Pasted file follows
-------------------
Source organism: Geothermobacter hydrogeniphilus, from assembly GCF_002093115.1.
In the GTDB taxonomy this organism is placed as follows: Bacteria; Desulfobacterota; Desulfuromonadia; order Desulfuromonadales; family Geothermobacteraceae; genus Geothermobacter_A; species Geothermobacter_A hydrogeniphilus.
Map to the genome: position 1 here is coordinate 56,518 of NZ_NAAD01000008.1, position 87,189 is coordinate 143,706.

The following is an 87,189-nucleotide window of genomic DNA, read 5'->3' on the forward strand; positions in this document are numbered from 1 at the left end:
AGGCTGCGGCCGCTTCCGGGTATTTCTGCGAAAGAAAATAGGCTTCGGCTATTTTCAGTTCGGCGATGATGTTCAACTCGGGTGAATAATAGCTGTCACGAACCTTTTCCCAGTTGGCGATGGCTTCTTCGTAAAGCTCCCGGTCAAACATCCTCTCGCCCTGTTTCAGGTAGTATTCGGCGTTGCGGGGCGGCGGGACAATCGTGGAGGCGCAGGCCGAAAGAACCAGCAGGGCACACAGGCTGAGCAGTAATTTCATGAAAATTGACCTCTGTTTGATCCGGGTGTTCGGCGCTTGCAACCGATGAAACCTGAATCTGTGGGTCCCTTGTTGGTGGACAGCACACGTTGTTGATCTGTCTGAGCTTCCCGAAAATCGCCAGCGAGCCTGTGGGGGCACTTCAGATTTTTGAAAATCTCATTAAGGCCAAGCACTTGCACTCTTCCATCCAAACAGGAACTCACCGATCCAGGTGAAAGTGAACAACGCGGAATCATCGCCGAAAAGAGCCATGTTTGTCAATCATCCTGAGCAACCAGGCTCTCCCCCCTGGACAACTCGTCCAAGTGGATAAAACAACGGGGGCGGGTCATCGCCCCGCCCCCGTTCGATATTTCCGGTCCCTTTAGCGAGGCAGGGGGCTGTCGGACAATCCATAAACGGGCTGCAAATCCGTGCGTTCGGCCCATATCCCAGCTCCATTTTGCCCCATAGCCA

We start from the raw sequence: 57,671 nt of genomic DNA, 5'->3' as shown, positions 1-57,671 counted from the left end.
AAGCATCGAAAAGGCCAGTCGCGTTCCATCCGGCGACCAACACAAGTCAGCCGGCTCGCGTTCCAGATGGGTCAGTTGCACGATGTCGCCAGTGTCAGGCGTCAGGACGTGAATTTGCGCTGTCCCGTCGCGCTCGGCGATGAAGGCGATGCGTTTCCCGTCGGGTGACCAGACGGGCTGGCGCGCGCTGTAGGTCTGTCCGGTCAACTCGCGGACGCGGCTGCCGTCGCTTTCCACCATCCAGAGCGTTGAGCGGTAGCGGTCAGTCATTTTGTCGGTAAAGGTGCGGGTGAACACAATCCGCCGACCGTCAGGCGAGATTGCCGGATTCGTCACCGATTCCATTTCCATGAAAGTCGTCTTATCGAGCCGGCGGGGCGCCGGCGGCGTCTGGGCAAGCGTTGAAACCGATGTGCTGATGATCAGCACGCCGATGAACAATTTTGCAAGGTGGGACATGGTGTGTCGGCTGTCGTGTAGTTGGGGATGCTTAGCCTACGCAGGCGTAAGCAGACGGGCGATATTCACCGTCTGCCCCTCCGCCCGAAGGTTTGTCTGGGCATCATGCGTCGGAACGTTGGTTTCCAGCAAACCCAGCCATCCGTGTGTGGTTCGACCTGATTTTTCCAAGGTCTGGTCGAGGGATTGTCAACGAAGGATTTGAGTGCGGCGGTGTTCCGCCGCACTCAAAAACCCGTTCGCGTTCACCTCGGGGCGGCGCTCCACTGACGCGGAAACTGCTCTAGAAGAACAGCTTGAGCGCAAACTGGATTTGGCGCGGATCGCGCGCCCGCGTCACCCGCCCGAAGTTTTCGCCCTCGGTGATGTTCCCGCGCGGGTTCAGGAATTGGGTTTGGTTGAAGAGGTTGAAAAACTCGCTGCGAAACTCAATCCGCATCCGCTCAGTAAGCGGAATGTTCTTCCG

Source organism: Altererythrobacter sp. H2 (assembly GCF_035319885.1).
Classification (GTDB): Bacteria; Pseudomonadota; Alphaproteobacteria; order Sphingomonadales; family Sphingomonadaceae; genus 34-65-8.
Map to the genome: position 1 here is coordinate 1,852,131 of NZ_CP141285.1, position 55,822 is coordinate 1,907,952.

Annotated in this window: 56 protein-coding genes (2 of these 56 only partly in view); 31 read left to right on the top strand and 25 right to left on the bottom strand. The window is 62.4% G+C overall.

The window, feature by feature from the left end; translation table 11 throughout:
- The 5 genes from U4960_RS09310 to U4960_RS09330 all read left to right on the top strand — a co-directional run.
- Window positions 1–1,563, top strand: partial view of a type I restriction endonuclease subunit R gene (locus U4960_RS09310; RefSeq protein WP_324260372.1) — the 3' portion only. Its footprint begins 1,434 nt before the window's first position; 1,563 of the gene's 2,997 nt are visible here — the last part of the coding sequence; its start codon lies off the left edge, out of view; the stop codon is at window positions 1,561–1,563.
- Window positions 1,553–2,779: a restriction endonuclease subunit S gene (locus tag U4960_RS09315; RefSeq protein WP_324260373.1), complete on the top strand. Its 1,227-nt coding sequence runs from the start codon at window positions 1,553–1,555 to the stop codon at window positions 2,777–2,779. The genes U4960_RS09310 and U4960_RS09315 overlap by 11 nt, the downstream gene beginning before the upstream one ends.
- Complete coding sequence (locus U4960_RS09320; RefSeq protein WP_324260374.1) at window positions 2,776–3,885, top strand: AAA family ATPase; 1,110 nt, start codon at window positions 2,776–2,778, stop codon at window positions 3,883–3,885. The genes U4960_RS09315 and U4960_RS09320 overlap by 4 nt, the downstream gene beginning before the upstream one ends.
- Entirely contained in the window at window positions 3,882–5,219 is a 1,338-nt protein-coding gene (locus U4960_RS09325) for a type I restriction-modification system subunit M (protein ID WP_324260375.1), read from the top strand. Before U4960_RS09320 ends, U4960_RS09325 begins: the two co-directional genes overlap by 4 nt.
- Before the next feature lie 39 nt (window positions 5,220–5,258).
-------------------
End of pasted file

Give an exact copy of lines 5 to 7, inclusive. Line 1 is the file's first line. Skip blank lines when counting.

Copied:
AGGCTGCGGCCGCTTCCGGGTATTTCTGCGAAAGAAAATAGGCTTCGGCTATTTTCAGTTCGGCGATGATGTTCAACTCGGGTGAATAATAGCTGTCACGAACCTTTTCCCAGTTGGCGATGGCTTCTTCGTAAAGCTCCCGGTCAAACATCCTCTCGCCCTGTTTCAGGTAGTATTCGGCGTTGCGGGGCGGCGGGACAATCGTGGAGGCGCAGGCCGAAAGAACCAGCAGGGCACACAGGCTGAGCAGTAATTTCATGAAAATTGACCTCTGTTTGATCCGGGTGTTCGGCGCTTGCAACCGATGAAACCTGAATCTGTGGGTCCCTTGTTGGTGGACAGCACACGTTGTTGATCTGTCTGAGCTTCCCGAAAATCGCCAGCGAGCCTGTGGGGGCACTTCAGATTTTTGAAAATCTCATTAAGGCCAAGCACTTGCACTCTTCCATCCAAACAGGAACTCACCGATCCAGGTGAAAGTGAACAACGCGGAATCATCGCCGAAAAGAGCCATGTTTGTCAATCATCCTGAGCAACCAGGCTCTCCCCCCTGGACAACTCGTCCAAGTGGATAAAACAACGGGGGCGGGTCATCGCCCCGCCCCCGTTCGATATTTCCGGTCCCTTTAGCGAGGCAGGGGGCTGTCGGACAATCCATAAACGGGCTGCAAATCCGTGCGTTCGGCCCATATCCCAGCTCCATTTTGCCCCATAGCCA

We start from the raw sequence: 57,671 nt of genomic DNA, 5'->3' as shown, positions 1-57,671 counted from the left end.
AAGCATCGAAAAGGCCAGTCGCGTTCCATCCGGCGACCAACACAAGTCAGCCGGCTCGCGTTCCAGATGGGTCAGTTGCACGATGTCGCCAGTGTCAGGCGTCAGGACGTGAATTTGCGCTGTCCCGTCGCGCTCGGCGATGAAGGCGATGCGTTTCCCGTCGGGTGACCAGACGGGCTGGCGCGCGCTGTAGGTCTGTCCGGTCAACTCGCGGACGCGGCTGCCGTCGCTTTCCACCATCCAGAGCGTTGAGCGGTAGCGGTCAGTCATTTTGTCGGTAAAGGTGCGGGTGAACACAATCCGCCGACCGTCAGGCGAGATTGCCGGATTCGTCACCGATTCCATTTCCATGAAAGTCGTCTTATCGAGCCGGCGGGGCGCCGGCGGCGTCTGGGCAAGCGTTGAAACCGATGTGCTGATGATCAGCACGCCGATGAACAATTTTGCAAGGTGGGACATGGTGTGTCGGCTGTCGTGTAGTTGGGGATGCTTAGCCTACGCAGGCGTAAGCAGACGGGCGATATTCACCGTCTGCCCCTCCGCCCGAAGGTTTGTCTGGGCATCATGCGTCGGAACGTTGGTTTCCAGCAAACCCAGCCATCCGTGTGTGGTTCGACCTGATTTTTCCAAGGTCTGGTCGAGGGATTGTCAACGAAGGATTTGAGTGCGGCGGTGTTCCGCCGCACTCAAAAACCCGTTCGCGTTCACCTCGGGGCGGCGCTCCACTGACGCGGAAACTGCTCTAGAAGAACAGCTTGAGCGCAAACTGGATTTGGCGCGGATCGCGCGCCCGCGTCACCCGCCCGAAGTTTTCGCCCTCGGTGATGTTCCCGCGCGGGTTCAGGAATTGGGTTTGGTTGAAGAGGTTGAAAAACTCGCTGCGAAACTCAATCCGCATCCGCTCAGTAAGCGGAATGTTCTTCCG